Post-Holocaust Jewish Aniconism and the Theological Significance of Barnett Newman’s Stations of the Cross

In: The Journal of Jewish Thought and Philosophy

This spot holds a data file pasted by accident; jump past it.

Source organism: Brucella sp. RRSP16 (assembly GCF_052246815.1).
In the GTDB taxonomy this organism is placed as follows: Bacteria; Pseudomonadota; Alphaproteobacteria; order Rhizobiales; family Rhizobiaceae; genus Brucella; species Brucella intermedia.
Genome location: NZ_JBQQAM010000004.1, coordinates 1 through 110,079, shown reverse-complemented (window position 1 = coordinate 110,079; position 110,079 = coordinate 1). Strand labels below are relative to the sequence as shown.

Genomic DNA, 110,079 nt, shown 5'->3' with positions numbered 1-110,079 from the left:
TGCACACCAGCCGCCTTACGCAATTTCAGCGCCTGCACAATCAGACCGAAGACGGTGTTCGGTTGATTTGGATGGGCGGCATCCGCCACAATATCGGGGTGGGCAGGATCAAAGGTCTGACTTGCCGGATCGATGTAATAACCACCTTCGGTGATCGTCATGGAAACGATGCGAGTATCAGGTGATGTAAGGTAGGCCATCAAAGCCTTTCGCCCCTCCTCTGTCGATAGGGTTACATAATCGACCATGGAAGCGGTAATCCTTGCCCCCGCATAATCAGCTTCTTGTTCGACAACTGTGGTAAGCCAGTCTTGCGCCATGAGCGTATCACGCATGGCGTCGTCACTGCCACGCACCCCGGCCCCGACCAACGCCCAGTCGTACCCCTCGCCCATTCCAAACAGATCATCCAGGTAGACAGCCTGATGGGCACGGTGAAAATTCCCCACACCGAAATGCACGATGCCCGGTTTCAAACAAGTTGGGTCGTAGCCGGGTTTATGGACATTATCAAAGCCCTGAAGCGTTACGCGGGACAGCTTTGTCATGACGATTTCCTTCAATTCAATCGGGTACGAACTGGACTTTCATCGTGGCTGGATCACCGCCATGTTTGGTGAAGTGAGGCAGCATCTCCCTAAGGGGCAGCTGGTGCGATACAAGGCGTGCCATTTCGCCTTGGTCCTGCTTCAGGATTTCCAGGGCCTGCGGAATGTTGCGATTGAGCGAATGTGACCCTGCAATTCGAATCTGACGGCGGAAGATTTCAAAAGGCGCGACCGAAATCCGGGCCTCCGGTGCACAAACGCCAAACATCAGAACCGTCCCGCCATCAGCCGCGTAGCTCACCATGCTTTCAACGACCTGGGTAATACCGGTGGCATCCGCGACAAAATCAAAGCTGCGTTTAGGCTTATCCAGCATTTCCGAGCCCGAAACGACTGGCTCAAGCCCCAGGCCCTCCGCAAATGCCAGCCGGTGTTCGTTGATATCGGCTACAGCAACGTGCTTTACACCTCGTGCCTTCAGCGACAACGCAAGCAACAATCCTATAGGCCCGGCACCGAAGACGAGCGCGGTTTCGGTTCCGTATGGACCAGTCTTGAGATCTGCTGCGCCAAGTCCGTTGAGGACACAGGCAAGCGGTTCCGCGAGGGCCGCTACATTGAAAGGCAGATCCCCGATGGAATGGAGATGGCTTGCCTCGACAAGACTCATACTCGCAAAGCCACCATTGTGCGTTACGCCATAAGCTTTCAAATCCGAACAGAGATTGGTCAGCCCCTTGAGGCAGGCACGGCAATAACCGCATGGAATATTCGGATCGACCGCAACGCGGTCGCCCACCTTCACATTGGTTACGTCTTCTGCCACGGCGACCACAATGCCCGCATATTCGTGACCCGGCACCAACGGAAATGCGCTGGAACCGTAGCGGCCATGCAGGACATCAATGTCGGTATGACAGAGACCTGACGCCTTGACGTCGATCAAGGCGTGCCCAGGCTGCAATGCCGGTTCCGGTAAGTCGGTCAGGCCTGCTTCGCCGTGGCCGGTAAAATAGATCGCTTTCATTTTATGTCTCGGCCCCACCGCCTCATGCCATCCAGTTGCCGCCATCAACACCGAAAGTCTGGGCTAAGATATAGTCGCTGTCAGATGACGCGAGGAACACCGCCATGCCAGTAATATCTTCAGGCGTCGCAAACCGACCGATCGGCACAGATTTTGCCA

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This paper challenges the widespread emphasis on the absence of God in post- Holocaust historiography, theology, and art by suggesting that Barnett Newman’s Stations of the Cross may have been conceived under the theological category of the apophatic rather than the aesthetic category of the sublime. This paper focuses on the “anti-realist” position of Newman and other artists for whom the Holocaust necessitated a renewed aniconic tendency in Jewish aesthetics. His work, I suggest, holds out a tension between absolute absence and redemptive presence that at once resists and affirms a negative aesthetic of God’s solidarity with suffering.

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